The JPL Tropical Cyclone Information System (TCIS) is a tool that allows users to visualize and analyze data related to hurricanes. Starting with the 2010 hurricane season, the TCIS near real-time portals have been bringing together data from multiple NASA and NOAA sources and allowing users to interrogate the data by displaying plots and running analysis tools on a virtual globe. The TCIS allows for direct comparisons between satellite and model data. This can facilitate model evaluation and improvement with the goal of better understanding the lifecycle of hurricanes.
Data collected by the TCIS varies by type, format, contents, and frequency. Creating an architecture that is flexible enough to handle this has been the primary challenge. The architecture supports the handling of data in four stages:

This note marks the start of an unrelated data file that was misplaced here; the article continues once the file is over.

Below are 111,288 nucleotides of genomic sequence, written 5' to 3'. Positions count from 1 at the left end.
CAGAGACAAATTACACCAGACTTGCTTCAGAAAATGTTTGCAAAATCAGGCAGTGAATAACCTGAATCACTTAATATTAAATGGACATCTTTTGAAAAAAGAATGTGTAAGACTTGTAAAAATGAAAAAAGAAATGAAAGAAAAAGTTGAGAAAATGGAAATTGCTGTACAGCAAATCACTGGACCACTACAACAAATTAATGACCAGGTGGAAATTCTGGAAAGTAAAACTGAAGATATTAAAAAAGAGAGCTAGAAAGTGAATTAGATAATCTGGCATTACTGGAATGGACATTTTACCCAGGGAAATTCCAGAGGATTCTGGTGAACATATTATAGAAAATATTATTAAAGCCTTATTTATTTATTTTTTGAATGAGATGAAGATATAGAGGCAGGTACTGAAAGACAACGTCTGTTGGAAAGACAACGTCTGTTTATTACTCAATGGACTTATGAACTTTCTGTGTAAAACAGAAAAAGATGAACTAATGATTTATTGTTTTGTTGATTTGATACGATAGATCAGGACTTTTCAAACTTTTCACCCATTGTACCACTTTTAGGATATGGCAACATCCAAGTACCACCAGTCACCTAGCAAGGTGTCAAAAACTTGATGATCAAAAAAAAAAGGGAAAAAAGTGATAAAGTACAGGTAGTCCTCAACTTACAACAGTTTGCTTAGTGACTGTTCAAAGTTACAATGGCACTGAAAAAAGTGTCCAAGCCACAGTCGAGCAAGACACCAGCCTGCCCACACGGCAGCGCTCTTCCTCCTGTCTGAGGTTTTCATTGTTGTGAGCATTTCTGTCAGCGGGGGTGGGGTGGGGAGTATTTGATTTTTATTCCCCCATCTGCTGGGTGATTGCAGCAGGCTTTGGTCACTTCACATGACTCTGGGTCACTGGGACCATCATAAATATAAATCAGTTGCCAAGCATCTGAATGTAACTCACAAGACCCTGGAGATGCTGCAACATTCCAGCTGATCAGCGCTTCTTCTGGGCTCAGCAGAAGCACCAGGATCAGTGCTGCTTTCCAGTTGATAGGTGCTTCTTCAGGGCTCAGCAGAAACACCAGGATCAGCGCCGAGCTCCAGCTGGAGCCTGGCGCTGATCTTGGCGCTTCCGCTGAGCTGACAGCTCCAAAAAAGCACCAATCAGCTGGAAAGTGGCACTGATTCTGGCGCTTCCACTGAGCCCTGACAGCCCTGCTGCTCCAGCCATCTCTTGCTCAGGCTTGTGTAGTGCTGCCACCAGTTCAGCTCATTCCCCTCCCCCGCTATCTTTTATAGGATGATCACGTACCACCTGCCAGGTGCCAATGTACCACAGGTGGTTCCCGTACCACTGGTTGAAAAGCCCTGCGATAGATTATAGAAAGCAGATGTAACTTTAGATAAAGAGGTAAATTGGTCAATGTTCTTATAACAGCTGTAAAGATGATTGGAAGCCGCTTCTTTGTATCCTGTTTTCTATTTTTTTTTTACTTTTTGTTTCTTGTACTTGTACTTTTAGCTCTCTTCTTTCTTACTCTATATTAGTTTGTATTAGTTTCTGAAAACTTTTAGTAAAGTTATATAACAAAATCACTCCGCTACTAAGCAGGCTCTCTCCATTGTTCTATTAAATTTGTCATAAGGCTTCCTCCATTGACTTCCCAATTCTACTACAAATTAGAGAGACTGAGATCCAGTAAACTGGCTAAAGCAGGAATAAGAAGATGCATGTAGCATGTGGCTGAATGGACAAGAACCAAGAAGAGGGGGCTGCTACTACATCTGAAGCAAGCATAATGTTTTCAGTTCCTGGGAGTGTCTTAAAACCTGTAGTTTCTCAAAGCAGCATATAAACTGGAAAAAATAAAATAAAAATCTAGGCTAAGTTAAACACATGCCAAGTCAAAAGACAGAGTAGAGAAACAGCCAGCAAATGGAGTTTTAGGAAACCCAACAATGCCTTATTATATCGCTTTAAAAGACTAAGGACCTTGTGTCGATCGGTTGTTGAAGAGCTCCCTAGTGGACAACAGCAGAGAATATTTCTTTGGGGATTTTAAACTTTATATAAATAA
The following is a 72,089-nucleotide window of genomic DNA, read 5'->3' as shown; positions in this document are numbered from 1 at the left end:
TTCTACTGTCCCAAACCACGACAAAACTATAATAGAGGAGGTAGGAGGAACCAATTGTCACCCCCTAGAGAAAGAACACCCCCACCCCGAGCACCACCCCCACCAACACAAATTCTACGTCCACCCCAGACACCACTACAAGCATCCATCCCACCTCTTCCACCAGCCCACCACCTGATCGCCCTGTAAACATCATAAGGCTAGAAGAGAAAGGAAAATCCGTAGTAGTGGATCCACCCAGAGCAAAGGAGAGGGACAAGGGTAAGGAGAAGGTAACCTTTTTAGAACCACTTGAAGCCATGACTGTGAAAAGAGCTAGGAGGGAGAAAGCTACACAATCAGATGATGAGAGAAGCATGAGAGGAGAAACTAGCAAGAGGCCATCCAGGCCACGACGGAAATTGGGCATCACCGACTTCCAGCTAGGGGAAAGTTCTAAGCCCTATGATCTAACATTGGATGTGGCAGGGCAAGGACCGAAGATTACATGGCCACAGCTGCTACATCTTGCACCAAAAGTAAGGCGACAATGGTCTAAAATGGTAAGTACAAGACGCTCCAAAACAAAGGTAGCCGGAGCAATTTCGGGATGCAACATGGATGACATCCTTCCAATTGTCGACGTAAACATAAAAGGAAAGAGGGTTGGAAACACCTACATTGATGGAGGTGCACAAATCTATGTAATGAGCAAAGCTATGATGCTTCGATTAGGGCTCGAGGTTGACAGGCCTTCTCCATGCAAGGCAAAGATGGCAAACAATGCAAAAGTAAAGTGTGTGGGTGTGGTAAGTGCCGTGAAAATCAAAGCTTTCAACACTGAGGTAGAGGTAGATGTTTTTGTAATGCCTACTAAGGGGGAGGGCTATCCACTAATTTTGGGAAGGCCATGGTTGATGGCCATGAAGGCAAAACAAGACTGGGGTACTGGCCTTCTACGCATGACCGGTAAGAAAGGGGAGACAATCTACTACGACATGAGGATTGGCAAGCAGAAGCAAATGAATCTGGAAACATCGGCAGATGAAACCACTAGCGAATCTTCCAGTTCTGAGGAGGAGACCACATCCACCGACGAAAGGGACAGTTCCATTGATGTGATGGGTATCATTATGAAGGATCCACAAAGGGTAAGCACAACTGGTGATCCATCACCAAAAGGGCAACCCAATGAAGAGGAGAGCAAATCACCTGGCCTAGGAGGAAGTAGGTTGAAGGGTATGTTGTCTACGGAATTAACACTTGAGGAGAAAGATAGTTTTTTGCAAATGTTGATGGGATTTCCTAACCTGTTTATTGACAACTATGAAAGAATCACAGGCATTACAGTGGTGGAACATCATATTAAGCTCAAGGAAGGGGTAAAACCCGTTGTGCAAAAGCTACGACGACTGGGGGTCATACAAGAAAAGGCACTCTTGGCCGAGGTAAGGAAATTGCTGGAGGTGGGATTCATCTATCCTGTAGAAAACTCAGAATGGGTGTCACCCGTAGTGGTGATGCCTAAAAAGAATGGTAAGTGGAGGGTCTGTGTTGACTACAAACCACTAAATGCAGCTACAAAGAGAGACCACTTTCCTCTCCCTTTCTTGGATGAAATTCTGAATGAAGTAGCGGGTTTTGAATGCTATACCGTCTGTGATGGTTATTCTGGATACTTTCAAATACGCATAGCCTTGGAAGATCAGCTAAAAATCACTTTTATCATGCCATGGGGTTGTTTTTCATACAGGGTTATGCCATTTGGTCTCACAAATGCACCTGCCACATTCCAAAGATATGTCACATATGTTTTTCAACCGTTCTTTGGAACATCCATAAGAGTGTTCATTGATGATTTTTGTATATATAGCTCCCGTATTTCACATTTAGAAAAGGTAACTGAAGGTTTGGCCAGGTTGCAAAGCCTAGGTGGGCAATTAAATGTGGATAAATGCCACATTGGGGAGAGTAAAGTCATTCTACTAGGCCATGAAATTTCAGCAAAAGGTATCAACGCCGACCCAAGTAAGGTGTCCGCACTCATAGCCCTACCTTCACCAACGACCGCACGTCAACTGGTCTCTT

- Data Discovery: search for data at different centers
- Data Distillation: subset and plot the data to only keep the information of interest, and put it in a common format
- Data Ingestion: insert the data and metadata into a MySQL database and/or Solr index
- Data Visualization and Analysis: allow the data to be searched and displayed on a Google Earth (now Cesium) globe
Using this architecture, we are able to support a data portal that allows users to visualize maps from multiple sources on a globe. They can select to overlay images of different products and adjust the transparency to really see how different physical processes interact during the life of a storm. Additionally, users can use analysis tools that allow them to select a particular swath or region of data they see on a plot and further interrogate the data.
In this poster, we will discuss the current TCIS architecture and the technologies that support it. We will also show how this architecture supports a unique system that brings different hurricane-related data together to help give researchers a clear picture of the hurricane lifecycle.